By Ali Salman
Originally Published in The Express Tribune, January 16th, 2017.
When the pro-business, experienced economic team of PML-N took reign of Islamabad in 2013, Pakistan had recorded an export of 25,078 million dollars, which were 1.1% higher than 2012.
The government is obviously not sitting idle over this historical decline–as this has weakened the confidence of its core constituency of traders on the economic policies. When the prime minister announced “Trade Enhancement Incentives” with the price tag of Rs180 billion last week, he presented it as the panacea to declining exports.
It is not the first example of a package for exporters.
Earlier, the government had already reduced the power tariff for the industries from Rs15-16 per unit to Rs11 per unit. Similarly, the government is providing uninterrupted power supply to the industries in the country.
In addition, the government had already given zero-rated facility to five export sectors in the budget. Thus, it’s not that the PML-N does not have ideas to boost exports. Rather they have plenty of bad, impractical and ineffective ideas. Let’s analyse the recent Rs180 billion package.
Incentives and flaws
Essentially, the government will implement the package from January 2017 to June 2018 by abolishing customs duty and sales tax on import of cotton, man-made fibre other than polyester and sales tax on import of textile machinery.
As a result of these measures, the government expects gain of $2 to $3 billion in exports by June 2018.
The net gain – difference between the loss in trade tax revenue of $1.8 billion and the marginal expected gain of $2 billion – is $200 million. This $200 million additional benefit assumes 100% probability of an increase in the exports.
Part of the deal is that there will be no condition on getting duty drawback in the first six months (January to June) of the scheme. However, exporters will have to record 10% growth in exports during the next fiscal year 2017-18 as compared to the ongoing financial year.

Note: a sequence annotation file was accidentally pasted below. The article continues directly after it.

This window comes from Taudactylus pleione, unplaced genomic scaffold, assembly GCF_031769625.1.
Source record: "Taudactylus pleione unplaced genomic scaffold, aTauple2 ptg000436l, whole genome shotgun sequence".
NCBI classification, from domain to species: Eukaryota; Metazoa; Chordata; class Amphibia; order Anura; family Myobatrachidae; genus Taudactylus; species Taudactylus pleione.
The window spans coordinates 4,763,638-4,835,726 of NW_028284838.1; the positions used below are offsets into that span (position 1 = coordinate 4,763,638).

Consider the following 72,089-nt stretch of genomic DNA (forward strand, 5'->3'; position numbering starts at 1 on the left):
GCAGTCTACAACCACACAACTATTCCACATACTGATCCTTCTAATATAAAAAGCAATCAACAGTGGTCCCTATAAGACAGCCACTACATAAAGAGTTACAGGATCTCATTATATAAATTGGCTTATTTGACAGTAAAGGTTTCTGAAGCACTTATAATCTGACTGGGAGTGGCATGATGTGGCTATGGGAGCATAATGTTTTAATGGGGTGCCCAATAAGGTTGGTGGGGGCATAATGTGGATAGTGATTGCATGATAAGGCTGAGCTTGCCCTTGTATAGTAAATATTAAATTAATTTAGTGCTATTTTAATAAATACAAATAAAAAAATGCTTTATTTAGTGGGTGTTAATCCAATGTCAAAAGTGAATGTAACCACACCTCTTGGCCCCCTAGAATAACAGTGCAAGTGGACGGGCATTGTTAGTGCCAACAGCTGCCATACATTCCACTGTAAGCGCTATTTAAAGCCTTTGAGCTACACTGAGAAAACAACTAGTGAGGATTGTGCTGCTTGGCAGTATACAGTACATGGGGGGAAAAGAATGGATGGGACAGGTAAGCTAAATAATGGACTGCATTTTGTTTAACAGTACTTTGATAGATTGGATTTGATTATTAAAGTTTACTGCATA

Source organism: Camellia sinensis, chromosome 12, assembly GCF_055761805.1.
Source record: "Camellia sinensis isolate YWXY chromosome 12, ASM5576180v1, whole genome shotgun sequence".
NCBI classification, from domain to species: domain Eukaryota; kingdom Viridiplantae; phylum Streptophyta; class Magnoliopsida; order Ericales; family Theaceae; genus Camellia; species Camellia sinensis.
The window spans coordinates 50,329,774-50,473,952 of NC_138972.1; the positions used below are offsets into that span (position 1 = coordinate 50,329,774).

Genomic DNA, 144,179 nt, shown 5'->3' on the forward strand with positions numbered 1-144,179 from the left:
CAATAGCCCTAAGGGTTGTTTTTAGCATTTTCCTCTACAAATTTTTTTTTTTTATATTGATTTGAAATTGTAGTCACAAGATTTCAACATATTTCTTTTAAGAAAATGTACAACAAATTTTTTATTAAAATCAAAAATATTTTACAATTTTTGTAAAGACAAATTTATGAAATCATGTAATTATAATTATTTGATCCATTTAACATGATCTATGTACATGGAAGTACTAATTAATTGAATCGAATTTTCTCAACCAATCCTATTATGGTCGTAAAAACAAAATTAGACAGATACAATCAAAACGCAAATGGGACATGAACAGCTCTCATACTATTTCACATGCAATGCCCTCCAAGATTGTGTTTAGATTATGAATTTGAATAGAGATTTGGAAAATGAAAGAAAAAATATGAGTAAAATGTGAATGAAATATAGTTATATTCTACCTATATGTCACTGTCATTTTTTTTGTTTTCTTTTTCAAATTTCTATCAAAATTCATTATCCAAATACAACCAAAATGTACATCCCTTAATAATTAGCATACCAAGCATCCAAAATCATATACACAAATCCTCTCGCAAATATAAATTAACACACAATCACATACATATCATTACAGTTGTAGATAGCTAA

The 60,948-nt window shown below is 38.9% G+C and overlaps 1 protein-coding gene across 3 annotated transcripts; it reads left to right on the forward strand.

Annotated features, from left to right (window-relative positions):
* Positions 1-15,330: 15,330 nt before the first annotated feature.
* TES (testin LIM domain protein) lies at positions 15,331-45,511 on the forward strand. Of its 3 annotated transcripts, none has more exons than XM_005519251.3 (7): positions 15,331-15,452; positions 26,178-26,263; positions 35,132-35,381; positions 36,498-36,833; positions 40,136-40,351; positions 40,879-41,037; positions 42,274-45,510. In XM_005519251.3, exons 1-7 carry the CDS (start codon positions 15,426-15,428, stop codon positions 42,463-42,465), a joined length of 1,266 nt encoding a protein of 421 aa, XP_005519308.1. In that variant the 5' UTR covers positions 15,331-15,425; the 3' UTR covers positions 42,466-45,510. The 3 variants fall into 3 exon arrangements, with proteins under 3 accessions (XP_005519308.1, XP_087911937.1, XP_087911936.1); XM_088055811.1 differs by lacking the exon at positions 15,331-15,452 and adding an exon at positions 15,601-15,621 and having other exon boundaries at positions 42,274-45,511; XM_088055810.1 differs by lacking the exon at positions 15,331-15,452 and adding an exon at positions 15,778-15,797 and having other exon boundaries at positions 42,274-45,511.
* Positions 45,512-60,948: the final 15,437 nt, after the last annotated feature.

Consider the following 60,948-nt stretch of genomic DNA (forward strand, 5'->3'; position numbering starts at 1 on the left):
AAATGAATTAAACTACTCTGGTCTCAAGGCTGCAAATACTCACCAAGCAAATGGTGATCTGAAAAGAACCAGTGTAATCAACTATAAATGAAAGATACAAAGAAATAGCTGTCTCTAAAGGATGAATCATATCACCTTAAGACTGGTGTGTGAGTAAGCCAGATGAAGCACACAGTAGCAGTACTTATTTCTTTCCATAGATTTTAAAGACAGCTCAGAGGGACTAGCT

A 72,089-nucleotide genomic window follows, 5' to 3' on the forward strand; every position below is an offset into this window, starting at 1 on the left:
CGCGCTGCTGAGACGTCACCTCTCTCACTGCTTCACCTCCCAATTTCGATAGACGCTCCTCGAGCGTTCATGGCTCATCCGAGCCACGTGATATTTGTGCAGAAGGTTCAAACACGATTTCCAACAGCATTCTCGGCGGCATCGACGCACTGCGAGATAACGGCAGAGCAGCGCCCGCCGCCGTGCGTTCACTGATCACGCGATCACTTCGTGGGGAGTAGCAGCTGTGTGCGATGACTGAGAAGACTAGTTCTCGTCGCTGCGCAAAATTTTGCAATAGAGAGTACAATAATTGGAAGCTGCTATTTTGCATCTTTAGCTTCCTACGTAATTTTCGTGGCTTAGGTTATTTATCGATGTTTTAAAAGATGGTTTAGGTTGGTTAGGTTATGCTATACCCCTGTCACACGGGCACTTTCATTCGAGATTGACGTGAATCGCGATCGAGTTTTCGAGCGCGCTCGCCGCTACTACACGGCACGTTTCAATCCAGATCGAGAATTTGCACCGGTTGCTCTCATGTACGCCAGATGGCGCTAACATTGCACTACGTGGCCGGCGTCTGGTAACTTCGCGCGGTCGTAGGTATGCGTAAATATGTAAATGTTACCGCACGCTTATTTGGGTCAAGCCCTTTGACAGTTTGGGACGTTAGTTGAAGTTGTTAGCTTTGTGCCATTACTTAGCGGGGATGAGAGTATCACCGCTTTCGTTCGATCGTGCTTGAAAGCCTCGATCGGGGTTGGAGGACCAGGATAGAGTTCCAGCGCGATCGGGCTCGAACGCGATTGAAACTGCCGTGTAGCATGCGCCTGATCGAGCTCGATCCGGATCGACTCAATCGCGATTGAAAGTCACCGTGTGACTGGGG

This will open a new Pandora box, where the exporters will try to outsmart the system by showing false increases in the exports.
In July 2016, the finance minister confidently announced that exports will receive a boost with zero-rated facility for five export sectors. The exports actually declined even in last six months, when compared on a month-to-month basis with 2015. The zero-rated facility proved ineffective in boosting exports.
From 2005 to 2008 Pakistan’s government spent Rs50 billion in research and development of subsidies for the textile sector. Hardly any money was actually spent on research and development and most of it ended up at a price transfer the buyers benefited at the cost of tax payers.
There is also the issue of tightly controlled exchange rate by the finance minister. It has been observed that Pakistani rupee is a bit artificially over-valued, thus keeping the price of exports high.
The real issues underlying the decline of textiles and broadly export sector are: low productivity owing to poor quality of human resource at design and quality stages, uncertainty in energy supply, an inward looking protective tariff regime, artificial support from the government and a general lack of competitiveness in the business firms.
The package is hardly the answer to these deeper problems. It will only help delay our attention from realistic diagnosis. Worse, these packages, because of the power dynamics often benefit large and well-connected textile firms. In other words, the Rs180 billion package is a part of the problem, not the solution.